“Be with someone whose hand you can hold in front of their parents.”
These words keep replaying in my head over and over since the girl I love sent them to me a few days ago. We all deserve that, don’t we? Don’t we all deserve the ability to be in a relationship with somebody who we don’t have to hide and who doesn’t have to hide us? But I’ve been thinking about it a lot the last few days and there’s a problem with this. I’m a lesbian. For me, that person will have to be a girl. The problem is, there are still far too many parents, far too many people in general, who see me holding a girl’s hand, and have it symbolize anything more than a platonic relationship, and will look away in disgust or start spewing off hateful things. There’s a good chance that I may never find a girl whose hand I can hold in front of her parents; this is something that I accepted a long time ago knowing that there are simply too many hateful and ignorant people out there, too many parents who refuse to accept their children as they are. It’s something I accepted when my own mother threatened to put me through conversion therapy after she forced me out of the closet.
I might find somebody else who feels that they simply can’t come out and again have to remain hidden from their family, something that I understand and accept and can live with, because in my opinion the status of a relationship is the business of the people in the relationship and no one else’s anyway. Perhaps I might find somebody who simply doesn’t care what their parents think and would be willing to hold my hand in front of less than accepting parents, perhaps to spite them if for no other reason. But in that case I would be unable to bare being under the disgusted gaze of those parents, and unable to bare feeling as if I’m simply being used to spite bigots. And don’t get me wrong, I get a bit of a thrill from doing things to spite bigots, but I would never intentionally use somebody else to achieve that. There’s a chance I might find somebody who came out and is estranged from their parents because of it, or estranged from their parents for any number of reasons. I can’t hold somebody’s hand in front of their parents if their parents are no longer a part of their life. Then there’s also a chance that I might find somebody whose parents are willing to tolerate their daughter being in a relationship with another woman, so long as we don’t show any sort of physical affection in front of them, holding hands included.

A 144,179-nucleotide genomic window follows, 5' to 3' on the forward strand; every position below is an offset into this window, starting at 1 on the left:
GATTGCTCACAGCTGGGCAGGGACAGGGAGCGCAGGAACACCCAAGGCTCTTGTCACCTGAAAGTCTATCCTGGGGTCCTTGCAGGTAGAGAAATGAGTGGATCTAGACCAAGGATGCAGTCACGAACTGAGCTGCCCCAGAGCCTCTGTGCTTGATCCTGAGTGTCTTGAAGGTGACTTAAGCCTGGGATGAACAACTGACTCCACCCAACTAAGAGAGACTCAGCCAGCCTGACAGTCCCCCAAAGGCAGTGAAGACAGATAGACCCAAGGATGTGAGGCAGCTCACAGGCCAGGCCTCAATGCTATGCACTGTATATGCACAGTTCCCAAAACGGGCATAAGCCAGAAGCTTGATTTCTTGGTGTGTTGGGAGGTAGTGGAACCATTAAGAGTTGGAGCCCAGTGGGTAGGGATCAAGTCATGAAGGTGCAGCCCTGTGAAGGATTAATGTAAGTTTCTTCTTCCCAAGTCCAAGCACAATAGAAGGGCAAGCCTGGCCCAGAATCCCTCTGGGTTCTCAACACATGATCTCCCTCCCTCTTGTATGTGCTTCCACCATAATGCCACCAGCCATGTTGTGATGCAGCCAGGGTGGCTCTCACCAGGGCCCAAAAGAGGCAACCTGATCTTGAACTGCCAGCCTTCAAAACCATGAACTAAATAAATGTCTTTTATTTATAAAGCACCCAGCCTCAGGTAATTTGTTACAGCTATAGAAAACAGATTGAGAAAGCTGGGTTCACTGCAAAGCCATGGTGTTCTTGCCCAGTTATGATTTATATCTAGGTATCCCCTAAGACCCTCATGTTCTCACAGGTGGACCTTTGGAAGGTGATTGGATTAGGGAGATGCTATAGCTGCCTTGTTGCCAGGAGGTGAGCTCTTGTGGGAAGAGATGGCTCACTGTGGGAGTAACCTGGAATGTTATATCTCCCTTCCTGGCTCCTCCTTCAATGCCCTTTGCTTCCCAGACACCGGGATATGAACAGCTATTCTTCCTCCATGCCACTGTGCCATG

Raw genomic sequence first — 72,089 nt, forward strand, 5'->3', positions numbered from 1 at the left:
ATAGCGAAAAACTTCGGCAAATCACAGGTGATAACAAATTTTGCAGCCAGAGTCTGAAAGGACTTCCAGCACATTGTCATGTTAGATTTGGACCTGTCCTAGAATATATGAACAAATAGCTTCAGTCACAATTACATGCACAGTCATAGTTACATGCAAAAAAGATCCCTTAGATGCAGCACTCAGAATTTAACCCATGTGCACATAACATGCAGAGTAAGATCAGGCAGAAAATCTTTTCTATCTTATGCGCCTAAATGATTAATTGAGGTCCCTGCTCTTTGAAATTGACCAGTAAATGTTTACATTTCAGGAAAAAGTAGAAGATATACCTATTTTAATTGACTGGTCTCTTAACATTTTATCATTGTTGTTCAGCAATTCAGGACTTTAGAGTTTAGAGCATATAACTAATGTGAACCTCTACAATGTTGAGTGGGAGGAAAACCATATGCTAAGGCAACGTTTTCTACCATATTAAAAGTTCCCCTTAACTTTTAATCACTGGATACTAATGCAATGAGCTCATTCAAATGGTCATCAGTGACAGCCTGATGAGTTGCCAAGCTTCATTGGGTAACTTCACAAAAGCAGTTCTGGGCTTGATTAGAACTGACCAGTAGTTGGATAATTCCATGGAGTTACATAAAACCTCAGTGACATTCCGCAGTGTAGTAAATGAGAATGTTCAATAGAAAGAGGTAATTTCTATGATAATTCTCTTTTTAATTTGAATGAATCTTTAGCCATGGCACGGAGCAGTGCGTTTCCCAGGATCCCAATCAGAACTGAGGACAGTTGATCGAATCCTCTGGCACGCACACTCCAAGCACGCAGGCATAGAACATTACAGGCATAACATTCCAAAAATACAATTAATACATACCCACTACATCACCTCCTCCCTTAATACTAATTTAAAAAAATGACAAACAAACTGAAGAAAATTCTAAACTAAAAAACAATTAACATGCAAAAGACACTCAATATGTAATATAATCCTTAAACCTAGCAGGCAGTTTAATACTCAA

I’ve been in these situations with everyone I’ve ever been with. It’s a fact of life for those of us in the community, because while we have begun to make strides toward a better future, we haven’t made much progress in the places where it matters most. The U.S. Supreme Court ruling in our favor is great and it’s a big step, but it’s not as important as the changes and strides that we need to start making on the streets, in homes, and in churches. Just because a few Supreme Court justices say that two consenting adults have the right to love each other and share a life together, doesn’t mean that parents, “friends,” pastors, and others won’t try and take that right away from us or at the very least frown upon us taking advantage of that right as we should.
Sure, there’s a chance I might somehow eventually manage to move on… or maybe not so much move on as maybe somehow manage to find room in my heart for someone else (which I still find highly unlikely anyway and in all honesty, I don’t care if it’s 30 years from now, nothing will ever stop me from dropping everything and running back to the girl who owns and will always own my heart should the chance ever present itself), and sure there’s a chance that I might be able to hold that person’s hand in front of their parents. But it’s far more likely that, should I ever manage to find anyone else who is willing to put up with my endless list of flaws and short comings and isn’t just looking to take a part of me that I’m not willing to give, and who I can manage to love back as much as they might love me, I’ll still have to be kept a secret, or will only be used as a tool for spite, or for any number of reasons will still be unable to hold that person’s hand in front of their parents. Until more people start fighting, until lose who chose to sit back and silently watch us lose decide to start standing up and speaking out, to make a bigger difference where it matters most, and until more people, especially parents, start letting go of their hatred and ignorance and learning how to open their hearts, minds, and eyes to accept love, then this is an unfortunate fact of life that all, or at least many, in the LGBTQA+ community must face.